Fred – When I arrived in Montreal in the mid 90’s, I was working at Inbeat Records. This was the best place to further my musical education as it was exactly that, a mix of American and European music. I loved the rawness of American House but was also very interested with the production values of UK house, and how they were pushing things forward mixing different styles together. I was playing UK stuff but with a Chicago style of DJ-ing. Production wise, I think there’s always been that mix in my music also.

HS – Montreal is a special place for musicians and artists, and a place you have called home for a while now. In your eyes, how does Montreal differ from other locales, especially North American cities, when it comes to supports the arts?

Fred – I’ve been in and out and I was away for 8 years but have been back here for the past 3 years. Montreal is a great base and has a lot going on for itself. I wouldn’t know how to compare it as I find it to be very unique on so many levels. It’s definitely a city where artists can live without worrying too much financially.

HS – How has the Montreal underground music scene changed since your early days of DJing here?

Fred – When I started, there was only a handful of people in control of the scene. Montreal was a hard school. You had to play right, be great, not just average, know your music, mix well and know how to work a crowd and a good sound system. I was lucky to be accepted and supported by a lot of those key players from the beginning. Things are obviously different now. Everyone is a DJ, for better or for worse. I’m not always sure if talent is always what drives the curatorial decisions of certain clubs or events.

HS – What are some of your go to Montreal spots – food, dancing, records, etc?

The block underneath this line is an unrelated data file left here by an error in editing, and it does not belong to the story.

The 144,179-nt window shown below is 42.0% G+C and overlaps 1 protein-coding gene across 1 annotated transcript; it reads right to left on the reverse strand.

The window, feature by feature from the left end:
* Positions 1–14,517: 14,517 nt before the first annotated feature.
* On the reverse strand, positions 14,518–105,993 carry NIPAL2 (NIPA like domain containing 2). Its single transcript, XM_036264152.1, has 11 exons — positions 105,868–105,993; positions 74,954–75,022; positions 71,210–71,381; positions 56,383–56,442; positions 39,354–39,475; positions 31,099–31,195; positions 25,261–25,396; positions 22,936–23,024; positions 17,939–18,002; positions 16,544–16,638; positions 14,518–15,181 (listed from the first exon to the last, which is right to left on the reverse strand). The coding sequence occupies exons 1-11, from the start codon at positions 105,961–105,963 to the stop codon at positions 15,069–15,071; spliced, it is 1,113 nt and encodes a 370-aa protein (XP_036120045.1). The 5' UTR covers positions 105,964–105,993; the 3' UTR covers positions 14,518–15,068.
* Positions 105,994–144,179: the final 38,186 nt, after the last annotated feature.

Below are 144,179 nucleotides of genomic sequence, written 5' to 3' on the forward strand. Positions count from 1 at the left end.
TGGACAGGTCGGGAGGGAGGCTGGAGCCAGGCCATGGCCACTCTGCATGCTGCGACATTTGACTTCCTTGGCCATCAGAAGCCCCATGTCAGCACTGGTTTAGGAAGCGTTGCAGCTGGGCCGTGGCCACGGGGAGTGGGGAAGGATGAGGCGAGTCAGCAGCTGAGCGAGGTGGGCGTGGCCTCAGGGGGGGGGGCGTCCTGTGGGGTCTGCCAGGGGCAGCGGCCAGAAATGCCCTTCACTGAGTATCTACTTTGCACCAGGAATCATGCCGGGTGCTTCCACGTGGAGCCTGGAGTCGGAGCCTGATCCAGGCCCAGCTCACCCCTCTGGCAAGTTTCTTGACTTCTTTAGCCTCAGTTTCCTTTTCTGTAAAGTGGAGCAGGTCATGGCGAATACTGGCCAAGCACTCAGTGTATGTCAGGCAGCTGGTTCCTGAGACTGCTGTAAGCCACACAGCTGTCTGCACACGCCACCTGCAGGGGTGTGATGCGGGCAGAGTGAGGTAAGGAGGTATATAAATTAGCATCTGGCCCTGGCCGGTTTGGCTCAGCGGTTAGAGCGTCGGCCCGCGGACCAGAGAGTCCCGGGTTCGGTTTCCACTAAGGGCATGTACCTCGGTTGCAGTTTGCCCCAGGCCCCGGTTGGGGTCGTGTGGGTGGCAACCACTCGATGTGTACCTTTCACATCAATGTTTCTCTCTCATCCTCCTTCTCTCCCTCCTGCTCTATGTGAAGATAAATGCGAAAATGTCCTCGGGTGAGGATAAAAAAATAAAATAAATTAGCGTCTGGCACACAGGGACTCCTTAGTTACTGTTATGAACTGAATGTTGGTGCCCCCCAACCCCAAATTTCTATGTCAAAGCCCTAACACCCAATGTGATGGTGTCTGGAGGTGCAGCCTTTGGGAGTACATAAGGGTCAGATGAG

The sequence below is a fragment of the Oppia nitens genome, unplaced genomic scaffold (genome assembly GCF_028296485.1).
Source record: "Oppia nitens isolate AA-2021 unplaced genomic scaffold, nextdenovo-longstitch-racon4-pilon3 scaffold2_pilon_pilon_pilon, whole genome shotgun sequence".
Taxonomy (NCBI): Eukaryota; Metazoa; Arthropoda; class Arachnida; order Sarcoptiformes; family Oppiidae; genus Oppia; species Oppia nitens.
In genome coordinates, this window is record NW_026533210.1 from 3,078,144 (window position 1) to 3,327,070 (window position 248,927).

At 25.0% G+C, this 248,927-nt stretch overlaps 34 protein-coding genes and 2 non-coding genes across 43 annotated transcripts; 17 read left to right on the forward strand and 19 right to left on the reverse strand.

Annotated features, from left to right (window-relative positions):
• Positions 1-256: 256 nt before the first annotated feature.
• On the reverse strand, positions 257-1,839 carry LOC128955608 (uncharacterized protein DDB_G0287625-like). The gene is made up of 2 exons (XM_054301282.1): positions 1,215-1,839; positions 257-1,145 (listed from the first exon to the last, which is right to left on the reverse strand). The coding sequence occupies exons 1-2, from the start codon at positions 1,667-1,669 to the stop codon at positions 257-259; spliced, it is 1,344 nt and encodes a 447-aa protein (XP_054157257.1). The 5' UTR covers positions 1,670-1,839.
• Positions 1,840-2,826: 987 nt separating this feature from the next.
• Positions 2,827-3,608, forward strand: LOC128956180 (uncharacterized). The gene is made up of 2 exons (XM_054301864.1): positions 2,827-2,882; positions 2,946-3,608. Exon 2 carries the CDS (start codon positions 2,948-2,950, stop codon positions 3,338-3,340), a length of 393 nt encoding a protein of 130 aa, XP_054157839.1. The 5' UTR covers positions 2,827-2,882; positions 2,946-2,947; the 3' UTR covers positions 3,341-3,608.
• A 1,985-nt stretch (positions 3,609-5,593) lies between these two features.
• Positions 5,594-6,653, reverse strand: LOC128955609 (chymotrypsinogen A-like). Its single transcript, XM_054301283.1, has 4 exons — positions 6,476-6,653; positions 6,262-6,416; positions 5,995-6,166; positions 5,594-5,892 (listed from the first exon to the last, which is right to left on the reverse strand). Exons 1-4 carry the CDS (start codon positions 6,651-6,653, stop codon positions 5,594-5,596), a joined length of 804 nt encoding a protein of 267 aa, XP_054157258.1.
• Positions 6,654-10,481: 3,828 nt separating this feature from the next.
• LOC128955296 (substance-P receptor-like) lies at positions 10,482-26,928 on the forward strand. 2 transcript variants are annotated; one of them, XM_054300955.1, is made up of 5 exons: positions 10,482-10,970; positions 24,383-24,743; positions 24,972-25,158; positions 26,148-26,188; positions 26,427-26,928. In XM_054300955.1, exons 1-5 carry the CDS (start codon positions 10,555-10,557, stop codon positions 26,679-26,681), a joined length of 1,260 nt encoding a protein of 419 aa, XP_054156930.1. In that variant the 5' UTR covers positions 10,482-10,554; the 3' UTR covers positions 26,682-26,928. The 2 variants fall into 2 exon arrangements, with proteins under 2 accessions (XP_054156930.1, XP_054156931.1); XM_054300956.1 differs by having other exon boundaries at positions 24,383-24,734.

Fred – Some restaurants I like at the moment Vin Papillon, Elena, Café Denise and of course l’Express for a classic Bistro Experience. For records, I’m more into buying used and go to the record fairs by Vinyl Caravan and for new records, La Rama. I don’t go out a lot but I do enjoy the new Salon Daomé, Datcha…

HS – What fueled your decision to move to San Francisco? Did the cold finally get to you?

Fred – I was in a relationship at the time with someone from California and I was also working closely with Om Records for years and had a ton of friends there. I used to call California my 2nd home since I was going there so often. At the time, things in Montreal were very stagnant and I needed to experience something else and get inspired.

HS – ‘No Way Home’ sheds light on your diverse taste, touching on balearic, acid, broken beat, and latin rhythms. I’ve heard your name comes from your knack for playing ‘everything’ behind the decks. Is this accurate?

Fred – I do like to touch on a variety of music. I get bored easily. My name comes from my early days, when I used to play live. As a DJ, I would hardly call myself eclectic but I do like to inject different flavours in my set. I like colourful sets.

HS – What is your view on the way the ‘Deep House’ moniker has grown to encompass a wider range of styles? It seems to have become an overarching descriptor for most of house music.

Fred – I don’t pay attention to the labels too much. To me, they’re just a way to facilitate the customer experience. Whatever ways that can help people to find my music is cool with me.

HS – With two albums out in less than a year, have you taken some time away from the studio?

Fred – Well this is not really a real second album but the short answer is : No!

HS – Thanks for taking the time Fred, always good to catch up with a Montreal legend!

Fred – Thanks to you!